A study group is a long-term academic collaboration involving two or more students, where the students have an academic environment outside of the teaching. Well-functioning study groups are not necessarily created on their own, but as a teacher you can support the study groups’ work in the establishment of the study groups and in the facilitation of their academic work.
A study group refers to a long-term academic work community of two or more students. In the study group, the students have an academic environment outside of the teaching, where they help each other digest the academic material, solve assignments together, etc.
The study group can be a fertile ground for developing motivation, academic identity and well-being, but most importantly: to contribute to the students’ individual learning through collaboration. In addition, study groups can contribute to ensuring that the students develop collaborative skills and team skills, which is a high priority in many academic regulations and in working life. Well-functioning study groups are not necessarily created on their own, and as a lecturer you have to support the students’ work in the study groups in various ways – we will provide specific suggestions below.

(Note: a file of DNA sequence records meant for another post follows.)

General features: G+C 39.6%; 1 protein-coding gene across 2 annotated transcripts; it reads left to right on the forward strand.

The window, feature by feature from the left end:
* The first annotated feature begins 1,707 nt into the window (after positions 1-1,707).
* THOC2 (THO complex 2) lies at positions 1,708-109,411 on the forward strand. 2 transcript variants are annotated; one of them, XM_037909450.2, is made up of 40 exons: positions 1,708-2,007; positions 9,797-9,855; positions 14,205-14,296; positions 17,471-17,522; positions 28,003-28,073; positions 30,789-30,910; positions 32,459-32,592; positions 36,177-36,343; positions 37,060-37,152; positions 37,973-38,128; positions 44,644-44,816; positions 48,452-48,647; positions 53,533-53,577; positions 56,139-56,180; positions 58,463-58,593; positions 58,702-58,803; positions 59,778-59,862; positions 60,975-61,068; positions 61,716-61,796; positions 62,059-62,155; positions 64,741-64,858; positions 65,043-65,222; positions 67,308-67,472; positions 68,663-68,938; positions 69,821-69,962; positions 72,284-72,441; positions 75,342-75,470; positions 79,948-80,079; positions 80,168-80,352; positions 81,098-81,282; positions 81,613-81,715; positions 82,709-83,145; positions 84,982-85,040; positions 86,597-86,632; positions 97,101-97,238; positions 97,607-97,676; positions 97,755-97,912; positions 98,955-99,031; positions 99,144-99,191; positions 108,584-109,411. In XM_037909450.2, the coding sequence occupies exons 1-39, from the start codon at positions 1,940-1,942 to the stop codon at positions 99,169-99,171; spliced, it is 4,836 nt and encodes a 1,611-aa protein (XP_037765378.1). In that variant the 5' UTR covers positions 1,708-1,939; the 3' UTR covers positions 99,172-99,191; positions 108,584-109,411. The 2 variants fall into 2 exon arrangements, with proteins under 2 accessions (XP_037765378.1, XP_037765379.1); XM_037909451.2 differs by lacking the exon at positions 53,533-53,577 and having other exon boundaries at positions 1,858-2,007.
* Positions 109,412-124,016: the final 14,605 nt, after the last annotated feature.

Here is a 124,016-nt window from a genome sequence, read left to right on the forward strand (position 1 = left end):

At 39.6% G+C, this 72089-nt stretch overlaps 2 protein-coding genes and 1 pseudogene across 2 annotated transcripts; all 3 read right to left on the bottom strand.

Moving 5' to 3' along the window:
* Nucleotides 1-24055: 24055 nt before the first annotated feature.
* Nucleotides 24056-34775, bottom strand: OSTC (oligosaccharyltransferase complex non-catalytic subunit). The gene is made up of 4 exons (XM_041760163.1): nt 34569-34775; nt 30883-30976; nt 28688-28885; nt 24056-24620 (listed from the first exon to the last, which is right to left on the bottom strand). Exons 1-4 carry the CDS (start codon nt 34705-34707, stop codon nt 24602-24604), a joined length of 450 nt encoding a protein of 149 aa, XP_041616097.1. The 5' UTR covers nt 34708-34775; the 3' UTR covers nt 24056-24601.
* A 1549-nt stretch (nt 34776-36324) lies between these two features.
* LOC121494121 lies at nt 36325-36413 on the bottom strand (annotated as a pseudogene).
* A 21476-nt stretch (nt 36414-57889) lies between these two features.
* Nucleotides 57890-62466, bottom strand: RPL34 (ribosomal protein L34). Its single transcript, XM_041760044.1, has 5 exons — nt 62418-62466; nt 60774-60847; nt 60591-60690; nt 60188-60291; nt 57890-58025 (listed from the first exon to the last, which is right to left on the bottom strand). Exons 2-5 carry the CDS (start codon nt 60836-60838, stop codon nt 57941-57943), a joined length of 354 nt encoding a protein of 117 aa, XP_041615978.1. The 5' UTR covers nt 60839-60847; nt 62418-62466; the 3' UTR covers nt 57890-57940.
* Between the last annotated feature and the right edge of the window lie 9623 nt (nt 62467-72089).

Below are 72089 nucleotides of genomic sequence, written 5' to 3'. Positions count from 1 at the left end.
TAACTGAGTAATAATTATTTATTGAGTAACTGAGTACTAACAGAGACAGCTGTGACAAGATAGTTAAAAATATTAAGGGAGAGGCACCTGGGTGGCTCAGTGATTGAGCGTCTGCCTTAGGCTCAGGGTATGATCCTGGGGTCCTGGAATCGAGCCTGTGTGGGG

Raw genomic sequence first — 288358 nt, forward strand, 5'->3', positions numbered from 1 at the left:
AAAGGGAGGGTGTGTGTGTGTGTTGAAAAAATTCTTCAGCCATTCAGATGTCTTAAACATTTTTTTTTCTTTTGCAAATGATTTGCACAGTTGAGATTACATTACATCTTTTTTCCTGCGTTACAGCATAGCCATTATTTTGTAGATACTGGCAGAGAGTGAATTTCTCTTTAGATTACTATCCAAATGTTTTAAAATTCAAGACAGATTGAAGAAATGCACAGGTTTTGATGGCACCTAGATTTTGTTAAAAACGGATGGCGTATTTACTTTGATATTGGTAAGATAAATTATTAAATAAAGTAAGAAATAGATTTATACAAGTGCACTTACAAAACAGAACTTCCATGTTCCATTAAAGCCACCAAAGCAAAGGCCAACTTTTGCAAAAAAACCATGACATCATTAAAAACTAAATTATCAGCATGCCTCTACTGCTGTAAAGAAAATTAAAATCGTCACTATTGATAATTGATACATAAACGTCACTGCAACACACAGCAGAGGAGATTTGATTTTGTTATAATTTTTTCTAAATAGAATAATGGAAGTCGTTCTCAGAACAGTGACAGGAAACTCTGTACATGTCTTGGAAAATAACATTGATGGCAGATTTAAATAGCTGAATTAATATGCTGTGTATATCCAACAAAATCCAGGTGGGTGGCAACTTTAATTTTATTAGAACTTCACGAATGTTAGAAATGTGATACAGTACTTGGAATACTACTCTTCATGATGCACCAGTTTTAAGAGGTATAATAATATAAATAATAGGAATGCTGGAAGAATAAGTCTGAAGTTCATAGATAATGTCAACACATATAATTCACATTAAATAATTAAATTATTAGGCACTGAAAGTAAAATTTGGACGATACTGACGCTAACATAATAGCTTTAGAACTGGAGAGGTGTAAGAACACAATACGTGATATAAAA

If you want to form study groups, find inspiration in the following principles:
Heterogeneous groups: Mix different types of students in the groups, e.g., based on academic skills, test results or opinions. You can also mix the groups based on personality types (e.g., extroverted with introverted students)
Homogeneous groups: Place the same type of students together, e.g., based on academic skills, expectations for the collaboration, interests or background.
Random groups (which should lead to heterogeneous groups): Make sure to mix as randomly as possible. For example, go around the room (students often sit close to the people they like and already have things in common with) and hand out coloured post-its and ask the students to join their new groups.